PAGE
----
Victims or the importance of form
In 2014, an armed conflict broke out in eastern Ukraine. Rinat Akhmetov was the first to provide unprecedented help and saved 3.5 million lives. To keep personal stories of these people, the Museum of Civilian Voices was created.It is the first and largest in Ukraine archive of eyewitnesses’ accounts of events in Donbass. The Foundation aims to make it the largest museum of civilian stories in the world. The museum has already collected about 2,000 stories of residents of Donetsk and Luhansk regions and internally displaced persons, and the Foundation plans to document 100,000 stories by 2025.
Psychologists who help people cope with the war trauma are involved in collecting stories for the Museum. Since 2014, more than 60,000 different-age residents of the east of the country have received psychological support from the Foundation. Olena Lukyanchuk is one of the Foundation’s psychologists who prepared a set of materials on psychological assistance. Let us present her professional viewpoint to you.
Today psychology topics are extensively covered in written sources. At every corner you can hear “close gestalt”, “awareness”, “psychosomatics”, etc. People know about psychological trauma almost from their birth. The current generation of parents does a lot to avoid traumatizing their children, sometimes even putting an overly soft cushion for them to fall on where it would instead be necessary to give them freedom or the opportunity to gain their own experience, even if they get some bruises in learning.
And again, a modern psychologist must be able to write and sell his or her services, and this is associated with a huge number of courses and training sessions on “sales for psychologists” and, as a result, a huge amount of psychological information pours out on us from the Internet. But does it help us to believe in ourselves, to adapt in a difficult situation, to understand why 7 years have passed since the beginning of the war, but many people have not come to their senses still, as if stuck in hopelessness, and against all the advice “to pull ourselves together”, they sink even deeper into hopelessness.
Some of the IDPs still live as if “not for real”, stuck in this trial version of life, sometimes not even trying to realize that this is the reality.
Why do we need different time periods to adapt to change?
War, pandemic, divorce, relocation, unbought candy from childhood – all this affects us in different ways and for someone it will be a trauma, while others will subsequently not show any emotional or cognitive changes.
Once one of the psychological publications shared a story of how terrorists stole a school bus and threw the kids in the dungeon. The pit had a central rod and a vault, which was held on this rod. Then something happened and the rod began to wobble. The children fell into a stupor. Many were frightened and began to cry, which is quite understandable, because the earth began to crumble on them, and they decided that they would die now. One of the boys suggested, ‘Let’s hold this rod and move the falling earth somewhere!’ He was fighting back. Although he was in the same situation as the other kids. When a year later they were all examined (they were rescued, and the terrorists were punished), that boy was the only one who did not have any clinical, somatic, or mental consequences from the damage, while various changes in the emotional and cognitive spheres were found in others. Although they were all there in the same conditions. But the boy fought.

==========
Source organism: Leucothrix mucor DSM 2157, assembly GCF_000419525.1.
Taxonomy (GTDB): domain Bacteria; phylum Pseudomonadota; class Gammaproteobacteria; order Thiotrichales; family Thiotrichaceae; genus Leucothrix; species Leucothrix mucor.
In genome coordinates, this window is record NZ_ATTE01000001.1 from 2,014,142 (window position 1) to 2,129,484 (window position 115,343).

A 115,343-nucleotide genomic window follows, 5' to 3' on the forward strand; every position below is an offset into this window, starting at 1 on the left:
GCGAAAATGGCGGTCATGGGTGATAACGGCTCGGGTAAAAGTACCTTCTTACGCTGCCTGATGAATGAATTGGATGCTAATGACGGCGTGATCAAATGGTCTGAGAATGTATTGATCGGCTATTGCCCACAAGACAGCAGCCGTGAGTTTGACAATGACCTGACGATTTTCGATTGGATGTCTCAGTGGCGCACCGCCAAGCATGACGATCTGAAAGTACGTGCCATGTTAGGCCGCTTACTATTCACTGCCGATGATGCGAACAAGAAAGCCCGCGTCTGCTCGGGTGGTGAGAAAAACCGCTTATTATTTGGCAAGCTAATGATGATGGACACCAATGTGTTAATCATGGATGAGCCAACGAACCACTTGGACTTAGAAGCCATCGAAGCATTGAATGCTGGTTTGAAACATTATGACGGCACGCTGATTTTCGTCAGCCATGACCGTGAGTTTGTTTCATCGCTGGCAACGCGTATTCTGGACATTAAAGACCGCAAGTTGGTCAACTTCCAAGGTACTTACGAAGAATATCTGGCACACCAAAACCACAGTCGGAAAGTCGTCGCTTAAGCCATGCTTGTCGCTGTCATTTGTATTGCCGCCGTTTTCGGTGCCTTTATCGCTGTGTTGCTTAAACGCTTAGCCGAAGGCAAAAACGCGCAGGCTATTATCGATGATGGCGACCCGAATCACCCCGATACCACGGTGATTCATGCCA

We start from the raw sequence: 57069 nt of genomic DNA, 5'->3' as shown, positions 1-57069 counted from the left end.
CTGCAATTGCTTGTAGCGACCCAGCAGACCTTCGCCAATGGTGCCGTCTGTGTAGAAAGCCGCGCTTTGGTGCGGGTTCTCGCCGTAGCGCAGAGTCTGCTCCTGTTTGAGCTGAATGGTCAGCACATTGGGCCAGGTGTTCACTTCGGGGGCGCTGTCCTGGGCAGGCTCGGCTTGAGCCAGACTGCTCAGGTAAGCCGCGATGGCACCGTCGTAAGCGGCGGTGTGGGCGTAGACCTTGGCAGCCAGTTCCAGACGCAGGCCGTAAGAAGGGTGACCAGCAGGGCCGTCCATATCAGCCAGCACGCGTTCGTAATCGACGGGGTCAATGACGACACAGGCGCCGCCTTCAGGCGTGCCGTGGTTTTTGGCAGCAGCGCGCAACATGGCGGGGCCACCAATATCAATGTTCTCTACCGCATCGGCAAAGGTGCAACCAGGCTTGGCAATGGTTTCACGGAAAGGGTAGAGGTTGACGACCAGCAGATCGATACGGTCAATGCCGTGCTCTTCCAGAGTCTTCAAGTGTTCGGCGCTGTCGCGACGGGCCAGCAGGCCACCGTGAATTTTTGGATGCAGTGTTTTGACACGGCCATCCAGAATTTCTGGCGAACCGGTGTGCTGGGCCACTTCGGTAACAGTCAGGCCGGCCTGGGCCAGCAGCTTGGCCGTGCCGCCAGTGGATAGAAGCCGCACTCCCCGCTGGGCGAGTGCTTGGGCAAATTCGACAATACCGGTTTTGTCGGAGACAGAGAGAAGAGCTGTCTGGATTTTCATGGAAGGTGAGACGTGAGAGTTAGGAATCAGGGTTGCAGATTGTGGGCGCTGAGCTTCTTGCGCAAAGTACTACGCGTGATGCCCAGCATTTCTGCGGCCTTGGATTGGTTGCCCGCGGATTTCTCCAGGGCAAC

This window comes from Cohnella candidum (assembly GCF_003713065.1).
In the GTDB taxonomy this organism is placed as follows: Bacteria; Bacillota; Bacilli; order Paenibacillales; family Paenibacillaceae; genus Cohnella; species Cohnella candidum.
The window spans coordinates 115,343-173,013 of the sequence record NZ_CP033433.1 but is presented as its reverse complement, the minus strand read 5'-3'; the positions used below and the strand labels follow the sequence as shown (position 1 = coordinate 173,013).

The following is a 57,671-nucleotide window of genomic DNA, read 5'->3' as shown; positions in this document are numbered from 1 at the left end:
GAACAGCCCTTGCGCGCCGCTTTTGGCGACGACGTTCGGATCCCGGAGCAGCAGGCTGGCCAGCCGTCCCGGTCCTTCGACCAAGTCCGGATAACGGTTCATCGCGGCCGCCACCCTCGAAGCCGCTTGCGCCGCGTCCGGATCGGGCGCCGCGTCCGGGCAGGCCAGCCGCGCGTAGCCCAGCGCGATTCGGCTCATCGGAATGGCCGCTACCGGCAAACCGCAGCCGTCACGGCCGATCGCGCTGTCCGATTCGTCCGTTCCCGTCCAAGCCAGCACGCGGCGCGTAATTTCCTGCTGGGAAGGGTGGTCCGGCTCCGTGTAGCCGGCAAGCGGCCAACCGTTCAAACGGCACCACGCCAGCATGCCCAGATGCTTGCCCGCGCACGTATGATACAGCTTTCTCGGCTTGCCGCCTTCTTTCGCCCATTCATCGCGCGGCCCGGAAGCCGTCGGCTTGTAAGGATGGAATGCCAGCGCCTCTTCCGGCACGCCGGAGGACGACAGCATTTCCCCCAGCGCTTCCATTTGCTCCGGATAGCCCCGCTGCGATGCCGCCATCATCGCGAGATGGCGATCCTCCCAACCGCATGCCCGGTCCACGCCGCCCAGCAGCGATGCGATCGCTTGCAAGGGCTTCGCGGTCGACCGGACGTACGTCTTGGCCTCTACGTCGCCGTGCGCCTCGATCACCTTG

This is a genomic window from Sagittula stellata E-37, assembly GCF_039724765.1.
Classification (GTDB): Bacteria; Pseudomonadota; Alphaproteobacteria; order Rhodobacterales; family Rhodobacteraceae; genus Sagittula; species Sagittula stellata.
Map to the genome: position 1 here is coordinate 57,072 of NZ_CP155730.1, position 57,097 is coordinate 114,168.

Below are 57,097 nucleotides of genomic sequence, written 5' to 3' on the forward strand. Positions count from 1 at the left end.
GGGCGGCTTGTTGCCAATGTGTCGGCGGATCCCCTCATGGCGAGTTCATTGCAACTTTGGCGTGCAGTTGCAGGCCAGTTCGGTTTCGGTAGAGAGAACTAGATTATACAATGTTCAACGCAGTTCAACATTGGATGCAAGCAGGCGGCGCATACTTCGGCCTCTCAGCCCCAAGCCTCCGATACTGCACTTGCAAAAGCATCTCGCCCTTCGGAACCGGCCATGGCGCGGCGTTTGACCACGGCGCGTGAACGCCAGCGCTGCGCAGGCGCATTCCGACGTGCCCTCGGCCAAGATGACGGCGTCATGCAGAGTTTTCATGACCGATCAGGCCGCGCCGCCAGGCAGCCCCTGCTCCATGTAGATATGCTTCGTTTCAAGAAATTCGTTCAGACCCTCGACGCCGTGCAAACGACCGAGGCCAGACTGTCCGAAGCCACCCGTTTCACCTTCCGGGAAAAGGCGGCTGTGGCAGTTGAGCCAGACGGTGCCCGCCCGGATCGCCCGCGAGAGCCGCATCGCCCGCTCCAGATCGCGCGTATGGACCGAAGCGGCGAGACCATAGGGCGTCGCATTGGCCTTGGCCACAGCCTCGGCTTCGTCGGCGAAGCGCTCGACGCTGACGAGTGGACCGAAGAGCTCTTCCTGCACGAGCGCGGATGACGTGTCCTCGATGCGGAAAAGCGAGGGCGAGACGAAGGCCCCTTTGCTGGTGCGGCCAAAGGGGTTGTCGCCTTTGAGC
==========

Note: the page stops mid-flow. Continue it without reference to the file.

And this story shows us in the best way possible that the adaptation of the psyche to the crises and horrors of our life is directly related to our ability to remain active, to have at least some power over situations and our lives, to our ability to realize that we have done everything we could.
In psychology, when referring to trauma, the term “victim” is used, but now sometimes another term is used – “sufferer” or an “injured person”. They differ insignificantly in context: both persons were in terrible conditions where they experienced violence to one degree or another. But the meaning of these terms is different. The victim is deprived of any power over himself or herself and the situation (this is the most traumatic element, since you do not control the situation and your life), and this feeling becomes very destructive later, as the person further doubts this ability to control his or her life.
When we rename the “victim” to “injured person”, we seem to return his or her power and strength over the situation, where even if he or she was powerless, but did everything in his/her power, the situation was just bigger than such a person. It is very important for a person to understand that he or she is doing everything that depends on him/her in order to win, adapt, withstand and control the reality.
For all of us the war is an event more than we are.
That is why it is so important to change the form, even for ourselves. Accept the fact that we can all be harmed or injured when life gets bigger than ourselves, but we do the best we can using all our strength. Forgive yourself for not being able to always be on top, do what you can every day, and notice it.
If the armed conflict has affected your life, you can also contact the Foundation’s psychologists for help by calling the hotline: 0800509001.
Your story should be known too! Tell it to the world! Follow the link https://civilvoicesmuseum.org/en/my-story and fill out a short questionnaire to make your input in the preservation of memory.